Astronomy and Astrophysics, volume 629A, 61-61 (2019/9-1)
Constrained transport and adaptive mesh refinement in the Black Hole Accretion Code.
OLIVARES H., PORTH O., DAVELAAR J., MOST E.R., FROMM C.M., MIZUNO Y., YOUNSI Z. and REZZOLLA L.
Abstract (from CDS):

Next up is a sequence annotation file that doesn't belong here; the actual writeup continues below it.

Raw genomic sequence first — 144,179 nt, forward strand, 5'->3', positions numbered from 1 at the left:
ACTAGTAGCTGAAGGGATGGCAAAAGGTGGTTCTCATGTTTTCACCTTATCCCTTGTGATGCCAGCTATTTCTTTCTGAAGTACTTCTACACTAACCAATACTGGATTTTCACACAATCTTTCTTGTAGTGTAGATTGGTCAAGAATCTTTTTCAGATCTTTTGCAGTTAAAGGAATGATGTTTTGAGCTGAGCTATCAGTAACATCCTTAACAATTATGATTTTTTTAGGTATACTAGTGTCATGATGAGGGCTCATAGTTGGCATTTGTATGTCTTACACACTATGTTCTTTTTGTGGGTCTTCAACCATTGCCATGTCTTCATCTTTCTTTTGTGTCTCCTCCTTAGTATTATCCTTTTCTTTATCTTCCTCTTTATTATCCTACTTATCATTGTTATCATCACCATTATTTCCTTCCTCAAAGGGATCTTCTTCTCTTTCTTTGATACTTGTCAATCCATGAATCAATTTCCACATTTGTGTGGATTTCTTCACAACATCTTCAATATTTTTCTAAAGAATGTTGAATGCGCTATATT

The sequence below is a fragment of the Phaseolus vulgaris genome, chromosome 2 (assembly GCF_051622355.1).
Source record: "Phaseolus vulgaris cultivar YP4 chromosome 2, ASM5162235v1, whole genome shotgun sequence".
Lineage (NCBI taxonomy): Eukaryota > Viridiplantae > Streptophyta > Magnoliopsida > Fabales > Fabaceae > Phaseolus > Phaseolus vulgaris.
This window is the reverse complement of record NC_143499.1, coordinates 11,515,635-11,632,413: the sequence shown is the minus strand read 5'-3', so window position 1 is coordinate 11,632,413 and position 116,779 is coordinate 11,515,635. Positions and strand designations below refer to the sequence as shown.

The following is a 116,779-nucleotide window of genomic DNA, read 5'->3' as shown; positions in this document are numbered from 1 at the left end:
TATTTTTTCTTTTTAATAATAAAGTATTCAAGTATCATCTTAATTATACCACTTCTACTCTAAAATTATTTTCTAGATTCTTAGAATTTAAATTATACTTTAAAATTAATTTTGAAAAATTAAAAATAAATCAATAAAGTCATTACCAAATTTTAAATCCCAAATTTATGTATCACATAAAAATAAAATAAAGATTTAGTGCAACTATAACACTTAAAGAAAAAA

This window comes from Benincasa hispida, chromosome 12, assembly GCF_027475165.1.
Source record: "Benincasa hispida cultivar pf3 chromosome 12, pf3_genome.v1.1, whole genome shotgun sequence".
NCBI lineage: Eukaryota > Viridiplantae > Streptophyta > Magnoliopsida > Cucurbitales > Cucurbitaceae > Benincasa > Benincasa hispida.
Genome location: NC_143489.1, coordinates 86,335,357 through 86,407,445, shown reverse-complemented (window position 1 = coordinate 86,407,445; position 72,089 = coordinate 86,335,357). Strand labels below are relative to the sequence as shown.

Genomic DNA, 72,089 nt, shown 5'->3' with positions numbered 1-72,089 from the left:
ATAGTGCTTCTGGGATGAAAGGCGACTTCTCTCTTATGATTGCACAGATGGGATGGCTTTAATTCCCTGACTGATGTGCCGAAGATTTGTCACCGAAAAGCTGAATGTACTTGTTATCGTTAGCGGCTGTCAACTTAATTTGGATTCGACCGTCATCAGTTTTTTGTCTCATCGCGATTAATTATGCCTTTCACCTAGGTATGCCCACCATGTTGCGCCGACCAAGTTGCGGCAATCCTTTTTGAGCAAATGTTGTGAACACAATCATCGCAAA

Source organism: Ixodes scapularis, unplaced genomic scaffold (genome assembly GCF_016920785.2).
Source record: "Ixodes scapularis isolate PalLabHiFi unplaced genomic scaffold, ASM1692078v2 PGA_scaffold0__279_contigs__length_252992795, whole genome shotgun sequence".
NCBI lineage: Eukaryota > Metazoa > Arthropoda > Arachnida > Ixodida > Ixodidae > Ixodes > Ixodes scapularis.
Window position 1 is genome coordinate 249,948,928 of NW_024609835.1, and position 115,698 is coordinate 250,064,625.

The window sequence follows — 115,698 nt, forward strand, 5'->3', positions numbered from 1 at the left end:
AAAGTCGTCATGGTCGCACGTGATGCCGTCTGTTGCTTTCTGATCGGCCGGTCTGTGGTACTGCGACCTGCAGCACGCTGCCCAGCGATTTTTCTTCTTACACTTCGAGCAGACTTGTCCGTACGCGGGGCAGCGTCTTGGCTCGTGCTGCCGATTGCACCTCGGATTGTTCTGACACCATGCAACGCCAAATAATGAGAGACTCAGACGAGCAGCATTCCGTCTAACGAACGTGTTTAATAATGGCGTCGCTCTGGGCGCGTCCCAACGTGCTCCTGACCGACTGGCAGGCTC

Context. Worldwide very long baseline radio interferometry (VLBI) arrays are expected to obtain horizon-scale images of supermassive black hole candidates and of relativistic jets in several nearby active galactic nuclei. This, together with the expected detection of electromagnetic counterparts of gravitational-wave signals, motivates the development of models for magnetohydrodynamic flows in strong gravitational fields. Aims. The Black Hole Accretion Code (BHAC) is a publicliy available code intended to aid with the modeling of such sources by performing general relativistic magnetohydrodynamical simulations in arbitrary stationary spacetimes. New additions to the code are required in order to guarantee an accurate evolution of the magnetic field when small and large scales are captured simultaneously. Methods. We discuss the adaptive mesh refinement (AMR) techniques employed in BHAC, which are essential to keep several problems computationally tractable, as well as staggered-mesh-based constrained transport (CT) algorithms to preserve the divergence-free constraint of the magnetic field. We also present a general class of prolongation operators for face-allocated variables compatible with them. Results. After presenting several standard tests for the new implementation, we show that the choice of the divergence-control method can produce qualitative differences in the simulation results for scientifically relevant accretion problems. We demonstrate the ability of AMR to decrease the computational costs of black hole accretion simulations while sufficiently resolving turbulence arising from the magnetorotational instability. In particular, we describe a simulation of an accreting Kerr black hole in Cartesian coordinates using AMR to follow the propagation of a relativistic jet while self-consistently including the jet engine, a problem set up for which the new AMR implementation is particularly advantageous. Conclusions. The CT methods and AMR strategies discussed here are currently being used in the simulations performed with BHAC for the generation of theoretical models for the Event Horizon Telescope collaboration.